Continuing to create in a carbon constrained world
You may be aware that my partner Janine King and I were burnt out in the catastrophic bush fires of 2019. Everyone evacuated the Village before the fire arrived, but I stayed to fight and defend. I lost all my workshop buildings and my kiln factory but saved my house and narrowly saved my life by climbing into my kiln as the fire roared over me. Kilns are pretty amazing! They hold heat inside so well as kilns, but also keep fire out as sanctuary and protection!
As a result of the fire, we have had to spend the past 2 years cleaning up all the burnt mess of building ruins. This last year we have been busy mostly being builders, making a new pottery workshop. It has given me time to think.
The new workshop is now almost complete and we have only just this last couple of months, started making work again. We still haven’t managed to rebuild our wood fired kiln which was destroyed in the fire along with my small kiln building business. The new kiln will be built over the summer here in January and February.
Fire can be so very creative in the hands of a skilled craftsman, but also so very destructive when it is running wild and uncontrolled. I have seen both sides now and am keen to make some positive works that invoke the fantastically creative side of the fire, as a way to purge myself of some very stressful and caustic memories. I am keen to make my new work cathartic and positive. A new beginning for me as I recover, just as this new wood firing magazine is also making a new beginning. It’s come at just the right time.
I have always been very interested in living a small, green, gentle, low carbon existence, and making pottery is only just one small part of this amalgam of creative efforts. Growing all of our own green food in our organic gardens and orchards, as well as also keeping free range chickens is a big part of it. I also collect the stones to make my porcelain bodies and all the rocks that I use to make my glazes.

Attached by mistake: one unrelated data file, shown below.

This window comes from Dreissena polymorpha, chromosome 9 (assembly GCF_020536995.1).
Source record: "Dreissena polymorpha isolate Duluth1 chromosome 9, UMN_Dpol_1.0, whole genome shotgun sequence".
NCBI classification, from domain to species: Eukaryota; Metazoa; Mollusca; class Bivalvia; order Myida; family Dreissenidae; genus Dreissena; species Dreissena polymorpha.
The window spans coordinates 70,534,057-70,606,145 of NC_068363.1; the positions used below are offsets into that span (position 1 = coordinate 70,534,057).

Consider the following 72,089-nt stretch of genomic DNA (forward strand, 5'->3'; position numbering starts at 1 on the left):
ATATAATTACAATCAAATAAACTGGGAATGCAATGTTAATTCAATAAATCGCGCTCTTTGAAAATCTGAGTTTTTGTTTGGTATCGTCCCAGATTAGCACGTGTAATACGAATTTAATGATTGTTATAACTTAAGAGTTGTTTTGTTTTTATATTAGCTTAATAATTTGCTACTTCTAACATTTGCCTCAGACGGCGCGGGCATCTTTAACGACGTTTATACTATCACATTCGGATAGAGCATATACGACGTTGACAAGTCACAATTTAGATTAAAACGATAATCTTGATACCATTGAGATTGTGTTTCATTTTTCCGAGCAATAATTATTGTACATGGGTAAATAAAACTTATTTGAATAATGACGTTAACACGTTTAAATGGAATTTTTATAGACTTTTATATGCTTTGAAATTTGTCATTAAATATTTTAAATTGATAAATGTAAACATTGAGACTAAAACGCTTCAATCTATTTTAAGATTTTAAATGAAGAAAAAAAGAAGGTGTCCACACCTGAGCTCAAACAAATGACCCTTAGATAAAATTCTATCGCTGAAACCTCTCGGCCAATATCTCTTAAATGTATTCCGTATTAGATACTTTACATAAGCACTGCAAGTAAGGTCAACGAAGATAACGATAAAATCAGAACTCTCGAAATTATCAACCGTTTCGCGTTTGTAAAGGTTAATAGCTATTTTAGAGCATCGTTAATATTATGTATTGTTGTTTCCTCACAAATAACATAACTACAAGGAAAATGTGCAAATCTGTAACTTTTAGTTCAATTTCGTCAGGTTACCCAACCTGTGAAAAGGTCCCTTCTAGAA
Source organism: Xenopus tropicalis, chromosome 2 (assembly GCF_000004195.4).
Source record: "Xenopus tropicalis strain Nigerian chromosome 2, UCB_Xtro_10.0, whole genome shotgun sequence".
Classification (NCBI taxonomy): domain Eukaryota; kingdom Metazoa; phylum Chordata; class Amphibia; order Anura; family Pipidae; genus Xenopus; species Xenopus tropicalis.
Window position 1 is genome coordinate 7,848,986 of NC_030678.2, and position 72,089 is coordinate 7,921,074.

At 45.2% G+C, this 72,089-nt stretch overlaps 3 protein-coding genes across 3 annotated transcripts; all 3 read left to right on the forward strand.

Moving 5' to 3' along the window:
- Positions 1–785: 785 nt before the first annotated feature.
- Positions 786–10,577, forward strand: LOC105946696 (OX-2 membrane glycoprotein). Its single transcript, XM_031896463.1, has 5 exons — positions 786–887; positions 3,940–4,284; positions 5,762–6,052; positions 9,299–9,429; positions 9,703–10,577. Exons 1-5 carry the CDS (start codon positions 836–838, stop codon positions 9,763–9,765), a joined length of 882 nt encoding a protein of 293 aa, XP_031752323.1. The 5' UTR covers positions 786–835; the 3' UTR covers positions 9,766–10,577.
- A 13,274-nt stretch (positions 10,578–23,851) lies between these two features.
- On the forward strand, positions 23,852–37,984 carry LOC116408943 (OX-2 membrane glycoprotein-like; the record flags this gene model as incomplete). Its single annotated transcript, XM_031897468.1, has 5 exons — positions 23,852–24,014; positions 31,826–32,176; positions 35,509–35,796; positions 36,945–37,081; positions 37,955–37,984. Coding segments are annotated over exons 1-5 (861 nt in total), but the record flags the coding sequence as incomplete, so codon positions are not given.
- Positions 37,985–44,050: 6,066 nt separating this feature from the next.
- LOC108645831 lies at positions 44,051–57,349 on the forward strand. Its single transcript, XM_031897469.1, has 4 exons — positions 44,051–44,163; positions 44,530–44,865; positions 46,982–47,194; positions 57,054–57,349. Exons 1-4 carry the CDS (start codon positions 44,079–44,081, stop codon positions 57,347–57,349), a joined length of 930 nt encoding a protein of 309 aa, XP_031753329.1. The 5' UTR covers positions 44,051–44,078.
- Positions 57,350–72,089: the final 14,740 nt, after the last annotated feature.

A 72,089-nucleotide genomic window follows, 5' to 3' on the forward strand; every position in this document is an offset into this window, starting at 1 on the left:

As part of this self-reliant approach to life, I chose to concentrate my wood firing efforts on shorter, cleaner firings to minimise fuel consumption and smoke. I abandoned the anagama many years ago and concentrated on the 2 chamber bourry box kiln. In recent years I developed a small, portable wood fired kiln that goes to stoneware temperatures in 3 to 5 hours in reduction. We fire this on sticks that we pick up off the ground from wind falls after each windy day. This is as environmentally sensitive and ‘low-carbon-miles’ that you can get.
However, there is a much bigger issue that no other wood firers that I know of are either aware of, or discussing/confronting at the moment and that is the fine particulates in the smoke and ash. There are very strong rules about combustion engines that cause air born pollution, particularly diesel engines. Also open fire places in cities and solid fuel, slow combustion stoves. It will only be a matter of time before we as wood firers, are forced to come in line and comply too.